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Medicare Needs to Emphasize Prevention and Quality of Care

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(Editor’s Note: Stephen Schimpff has been a member of our Advisory Board since the very beginning. He has given us numerous exclusive posts; here is his latest!)

(Editor’s Note: Stephen Schimpff has been a member of our Advisory Board since the very beginning. He has given us numerous exclusive posts; here is his latest!)

medicare prevention and quality of careMy last post discussed how Medicare has marginalized primary care physicians with low reimbursements over a long time frame. The result is PCPs carrying very large patient loads, seeing 24-25 or more patients per day and giving each about 10-12 minutes of actual interaction time per visit. This means that there is no time for listening, no time for prevention, no time for care coordination and no time to just think. Meanwhile, with a rapidly aging population beset with numerous chronic illnesses resulting from adverse behaviors, the costs of care are rising rapidly. And at the same time new graduates are shunning primary care due to the long hours, the work load, the inability to give really quality care and the frustrations of dealing with the insurance industry, including Medicare.

Medicare needs to greatly increase reliance on “front end” care, meaning primary care and wellness/preventive care. This must include addressing lifestyle issues (diet/nutrition, exercise, stress and smoking) as part of a wellness, disease prevention and health promotion action. And concurrently it needs to assure that those with chronic illnesses get the type of care coordination that they desperately need.

One step in this direction came with passage of the ACA. There is now an annual preventive care session with the PCP paid by Medicare with no deductions or co-pays and, as noted, PCP reimbursement rates are scheduled to rise by about 10% over time. But one session per year is not enough to give really adequate preventive care and the 10% increase will not reduce the 15 minute visit time. Whatever increases in reimbursement occur they need to recognize the importance of the PCP in maintaining wellness and health, providing enough time to listen and think so as to assure quality care and time for coordination of care for those with chronic illnesses.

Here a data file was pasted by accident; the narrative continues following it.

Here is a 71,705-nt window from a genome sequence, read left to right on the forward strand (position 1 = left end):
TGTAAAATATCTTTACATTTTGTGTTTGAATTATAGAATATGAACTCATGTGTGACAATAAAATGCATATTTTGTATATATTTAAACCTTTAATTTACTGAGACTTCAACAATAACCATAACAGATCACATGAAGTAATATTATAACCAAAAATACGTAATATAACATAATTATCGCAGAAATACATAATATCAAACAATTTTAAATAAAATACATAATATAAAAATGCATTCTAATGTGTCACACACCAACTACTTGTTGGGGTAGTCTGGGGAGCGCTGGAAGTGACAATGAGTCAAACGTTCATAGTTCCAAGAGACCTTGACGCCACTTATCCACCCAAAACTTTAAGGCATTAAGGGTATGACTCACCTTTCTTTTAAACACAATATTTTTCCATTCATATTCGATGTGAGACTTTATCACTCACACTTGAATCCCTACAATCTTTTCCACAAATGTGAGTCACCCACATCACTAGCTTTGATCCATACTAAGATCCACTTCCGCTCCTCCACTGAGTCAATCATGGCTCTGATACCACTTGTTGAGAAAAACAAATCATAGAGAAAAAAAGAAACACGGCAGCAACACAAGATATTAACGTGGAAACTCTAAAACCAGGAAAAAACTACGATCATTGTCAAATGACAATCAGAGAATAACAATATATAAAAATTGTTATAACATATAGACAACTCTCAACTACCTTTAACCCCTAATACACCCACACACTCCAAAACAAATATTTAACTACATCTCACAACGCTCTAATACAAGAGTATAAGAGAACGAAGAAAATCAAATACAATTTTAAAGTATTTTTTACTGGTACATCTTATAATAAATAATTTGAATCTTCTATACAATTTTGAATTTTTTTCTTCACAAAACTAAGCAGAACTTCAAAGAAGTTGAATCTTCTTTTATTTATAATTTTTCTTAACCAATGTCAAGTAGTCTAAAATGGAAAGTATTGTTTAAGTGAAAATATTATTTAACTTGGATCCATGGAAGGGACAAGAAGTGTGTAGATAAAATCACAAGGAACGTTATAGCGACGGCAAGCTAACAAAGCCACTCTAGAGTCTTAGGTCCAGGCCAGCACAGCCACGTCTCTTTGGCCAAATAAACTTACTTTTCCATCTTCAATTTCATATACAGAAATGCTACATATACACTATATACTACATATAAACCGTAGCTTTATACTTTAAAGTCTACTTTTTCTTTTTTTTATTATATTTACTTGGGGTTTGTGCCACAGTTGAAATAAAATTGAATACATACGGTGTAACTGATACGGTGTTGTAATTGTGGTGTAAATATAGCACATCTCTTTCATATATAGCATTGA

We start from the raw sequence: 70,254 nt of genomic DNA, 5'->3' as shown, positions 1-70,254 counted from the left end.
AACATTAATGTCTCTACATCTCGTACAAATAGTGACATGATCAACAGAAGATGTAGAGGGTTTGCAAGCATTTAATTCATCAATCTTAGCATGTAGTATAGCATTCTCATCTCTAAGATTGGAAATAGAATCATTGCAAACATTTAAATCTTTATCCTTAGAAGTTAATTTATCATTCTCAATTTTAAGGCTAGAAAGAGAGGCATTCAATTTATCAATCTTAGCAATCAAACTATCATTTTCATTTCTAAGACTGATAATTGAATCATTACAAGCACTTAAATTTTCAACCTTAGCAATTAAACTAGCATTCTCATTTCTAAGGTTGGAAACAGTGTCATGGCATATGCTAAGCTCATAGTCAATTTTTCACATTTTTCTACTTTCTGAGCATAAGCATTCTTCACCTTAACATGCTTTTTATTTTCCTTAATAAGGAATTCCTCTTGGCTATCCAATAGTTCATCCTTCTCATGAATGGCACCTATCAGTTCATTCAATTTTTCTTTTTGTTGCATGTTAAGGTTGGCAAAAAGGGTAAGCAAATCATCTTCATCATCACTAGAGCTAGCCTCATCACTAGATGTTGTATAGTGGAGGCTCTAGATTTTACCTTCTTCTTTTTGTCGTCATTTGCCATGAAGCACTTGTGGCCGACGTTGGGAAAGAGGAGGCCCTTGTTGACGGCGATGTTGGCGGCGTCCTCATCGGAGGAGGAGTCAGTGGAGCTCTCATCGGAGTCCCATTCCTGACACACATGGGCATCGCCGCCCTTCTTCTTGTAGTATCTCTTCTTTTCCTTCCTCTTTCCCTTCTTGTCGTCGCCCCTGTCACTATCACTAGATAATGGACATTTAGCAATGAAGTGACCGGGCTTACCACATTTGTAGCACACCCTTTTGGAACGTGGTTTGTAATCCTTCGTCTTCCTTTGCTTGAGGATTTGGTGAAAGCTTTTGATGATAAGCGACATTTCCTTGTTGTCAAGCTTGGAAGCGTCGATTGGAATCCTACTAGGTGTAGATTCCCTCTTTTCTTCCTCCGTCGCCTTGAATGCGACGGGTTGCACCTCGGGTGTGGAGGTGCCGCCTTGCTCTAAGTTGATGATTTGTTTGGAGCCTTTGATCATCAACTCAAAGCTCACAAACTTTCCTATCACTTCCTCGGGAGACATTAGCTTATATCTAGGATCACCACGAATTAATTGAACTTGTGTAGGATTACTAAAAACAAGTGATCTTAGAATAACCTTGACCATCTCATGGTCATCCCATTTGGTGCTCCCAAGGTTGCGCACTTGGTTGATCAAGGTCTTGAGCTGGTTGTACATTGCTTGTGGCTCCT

Changing the payment paradigm from fee for service to a capitated or salaried approach will only improve care and reduce costs if the PCP is granted the needed time to listen, to prevent, to coordinate and to think. Absent this, costs will continue to rise and care will be less than satisfactory. Many PCPs are leaving their private practice to work for the local hospital. This saves administrative work but the hospital’s productivity standards still demand seeing too many patients per day. The concept of the medical home and the accountable care organization have real value but only if the PCP is granted the time and in return the PCP agrees to limit his or her practice to a smaller number so that indeed the patient gets the time needed.

To summarize, improving care quality through appropriate reimbursement by Medicare to allot the time truly needed for 1) visits with a complex issue, for 2) extensive preventive care activities and for 3) chronic illness care coordination would all lead to better care quality, more satisfied patients and substantially reduced costs. Medicare would benefit greatly and medical school graduates would once again enter primary. A good bargain for patient, doctor and Medicare.

Stephen C Schimpff, MD is a quasi-retired internist, professor of medicine and public policy, former CEO of the University of Maryland Medical Center. He chairs the advisory committee for Sanovas, Inc. and is a senior advisor to Sage Growth Partners. He is the author of The Future of Health Care Delivery – Why It Must Change and How It Will Affect You from which this post is partially adapted.

(Medicare / shutterstock)

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